Aging bales is a good practice to keep from selling moldy hay to picky customers, but that's really the only value. I had some high moisture bales earlier this season. We salted them, spread them out, and they've all been eaten.....No colics.

#14 rob_cook2001

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Posted 09 July 2010 - 11:56 AM

Mike, I totally agree with you. My dad and I Raise some running quarter horses. I don't think we have ever had colic due to hay. It is almost always related to to much sand(getting fed on the ground). A large amount of my hay is sold less than two weeks after being baled.
Robert

#15 Mike120

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Posted 09 July 2010 - 09:57 PM

Thanks Robert! In the time I've been on this board, I have seen a lot of myths and wives tales about what constitutes "horse hay". I've written some long post on it 'cause I get some real stupid questions from some of my customers and I've sold some really rank, first cut, round bales to some backyard breeders, which I guess made it "horse hay". At any rate, I've suffered in silence (well, not always) while others made derogatory comments about "horsey folks" because I seemed to be the only one here (I'm really shy).

Now that there are more of us, maybe we should start a forum on "horsey hay" and try to dispel some of the insane notions that some people have about what a horse will eat (damn near anything). For you guys that have to deal with the "horsey folks" at least we can probably give you some real-life examples and advice so you might be able to sell more hay. Any interest???????

#16 tnwalkingred

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Posted 09 July 2010 - 11:43 PM

I like the idea of a forum realted for us horse folks. Just let me know where to sign up!

Kyle

#17 saltwater

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Posted 13 July 2010 - 01:04 AM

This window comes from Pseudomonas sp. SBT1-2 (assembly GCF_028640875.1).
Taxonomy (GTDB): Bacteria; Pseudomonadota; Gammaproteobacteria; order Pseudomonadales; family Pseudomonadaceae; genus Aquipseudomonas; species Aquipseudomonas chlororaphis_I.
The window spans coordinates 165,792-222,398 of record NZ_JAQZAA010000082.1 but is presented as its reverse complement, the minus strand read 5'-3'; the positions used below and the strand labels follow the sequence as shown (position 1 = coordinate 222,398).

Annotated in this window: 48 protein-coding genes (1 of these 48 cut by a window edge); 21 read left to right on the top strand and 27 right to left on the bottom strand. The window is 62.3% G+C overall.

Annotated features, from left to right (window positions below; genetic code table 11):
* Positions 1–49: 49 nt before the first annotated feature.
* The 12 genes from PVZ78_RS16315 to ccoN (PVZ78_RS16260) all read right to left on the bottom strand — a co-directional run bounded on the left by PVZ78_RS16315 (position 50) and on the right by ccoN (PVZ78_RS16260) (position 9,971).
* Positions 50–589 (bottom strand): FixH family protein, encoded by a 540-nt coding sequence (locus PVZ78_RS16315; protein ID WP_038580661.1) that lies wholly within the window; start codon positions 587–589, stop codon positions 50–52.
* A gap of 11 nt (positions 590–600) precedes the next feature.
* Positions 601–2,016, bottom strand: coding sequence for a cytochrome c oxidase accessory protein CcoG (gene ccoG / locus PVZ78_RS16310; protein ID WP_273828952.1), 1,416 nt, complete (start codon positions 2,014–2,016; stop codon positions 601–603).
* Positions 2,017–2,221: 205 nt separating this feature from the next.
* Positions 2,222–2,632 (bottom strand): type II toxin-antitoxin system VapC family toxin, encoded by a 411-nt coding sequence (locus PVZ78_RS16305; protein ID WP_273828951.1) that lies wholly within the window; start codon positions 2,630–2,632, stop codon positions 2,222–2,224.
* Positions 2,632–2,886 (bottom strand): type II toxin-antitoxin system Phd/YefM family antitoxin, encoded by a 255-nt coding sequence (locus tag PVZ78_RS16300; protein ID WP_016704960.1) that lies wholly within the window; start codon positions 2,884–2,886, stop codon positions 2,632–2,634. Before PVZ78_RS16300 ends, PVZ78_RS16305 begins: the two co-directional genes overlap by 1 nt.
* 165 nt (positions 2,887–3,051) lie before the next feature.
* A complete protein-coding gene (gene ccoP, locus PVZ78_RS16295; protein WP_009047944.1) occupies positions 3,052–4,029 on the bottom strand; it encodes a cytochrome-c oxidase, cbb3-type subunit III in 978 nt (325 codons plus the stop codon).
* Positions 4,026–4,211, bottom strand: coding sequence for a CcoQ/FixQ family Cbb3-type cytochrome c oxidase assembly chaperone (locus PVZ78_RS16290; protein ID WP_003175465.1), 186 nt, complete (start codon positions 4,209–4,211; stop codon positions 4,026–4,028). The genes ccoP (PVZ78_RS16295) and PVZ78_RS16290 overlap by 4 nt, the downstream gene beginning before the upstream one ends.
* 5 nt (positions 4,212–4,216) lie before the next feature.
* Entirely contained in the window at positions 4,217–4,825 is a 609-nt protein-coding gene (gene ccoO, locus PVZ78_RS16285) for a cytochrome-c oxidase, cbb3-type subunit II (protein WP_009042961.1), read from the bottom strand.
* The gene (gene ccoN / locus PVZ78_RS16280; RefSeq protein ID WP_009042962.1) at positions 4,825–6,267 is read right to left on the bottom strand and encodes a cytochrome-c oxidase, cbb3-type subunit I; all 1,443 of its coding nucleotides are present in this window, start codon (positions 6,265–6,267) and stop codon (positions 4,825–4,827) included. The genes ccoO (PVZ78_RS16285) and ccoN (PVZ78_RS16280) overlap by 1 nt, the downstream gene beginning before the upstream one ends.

Don't be offended at the comments about horsey folks because you don't fall into that class. I know that because you are on here learning. I have ten of the horse burners myself and have had them for twenty years but after producing hay for fourteen years I can tell you some stories about horse people and some of the ideas they come up with and just ungrateful and rude they can be. They are not all like that, some of them are as good as gold.

#18 hayray

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Posted 13 July 2010 - 01:10 AM

Anyone thinks horse hay can be difficult to sell just try to sell dairy hay. A customer has the right to pay for the hay they want. Sure, alot of buyers could use a wide variety of hays that would make no difference one way or the other, but by all means not only unique to horse owners.

#19 saltwater

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Posted 13 July 2010 - 01:27 AM

hayray, you are right on there about once every two years I have a dairyman show up and want to contract my whole field. Of course he always offers a good 40 to 50 dollars a ton less than I am already selling it for and he wants to test it himself and pay according to the tests. I always tell them that any testing done will be by a third party lab and they usually back up. They also want to pay buy the ton but won't accept anyone's scale ticket but their own scales. HMMM? Then they want you to carry them for 60 days. I had an old timer tell me that you can't out trade a dairyman because they are just to good at it. The only way I have been able to out trade one is to out run him.

#20 mrjata

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Posted 14 December 2010 - 02:52 AM

I have heard this myth so much... As best I can trace it..

the "sweats" related to the old timers putting up hay in loose stacks where they would throw loose rock.course salt on the stacks to "cure" the hay. It would actually sweat as the moisture and the heating reacted with the salt actually forming a crude preservative.

The sweats today, I think relate to hay that has beem baled too wet. If it is too wet, it will go through a heating and maybe a carmelization(sp). There is a microbial and a chamical change going on at those heats and it usually takes about a week or two for it all to settle down. But now you possibably have moldy hay that will cause horses great problems!

I have sold hay to be fed the day of baling, a week later, a month later, a year later. My customers tell me that they can't tell a difference. So I go back to the hay actually being baled dry enough to avoid the "sweatting" problems.

I live with moisture tester!! We NEVER bale above a certain moisture level, PERIOD! The weather controlls all of us.

Hope all this rambling helps.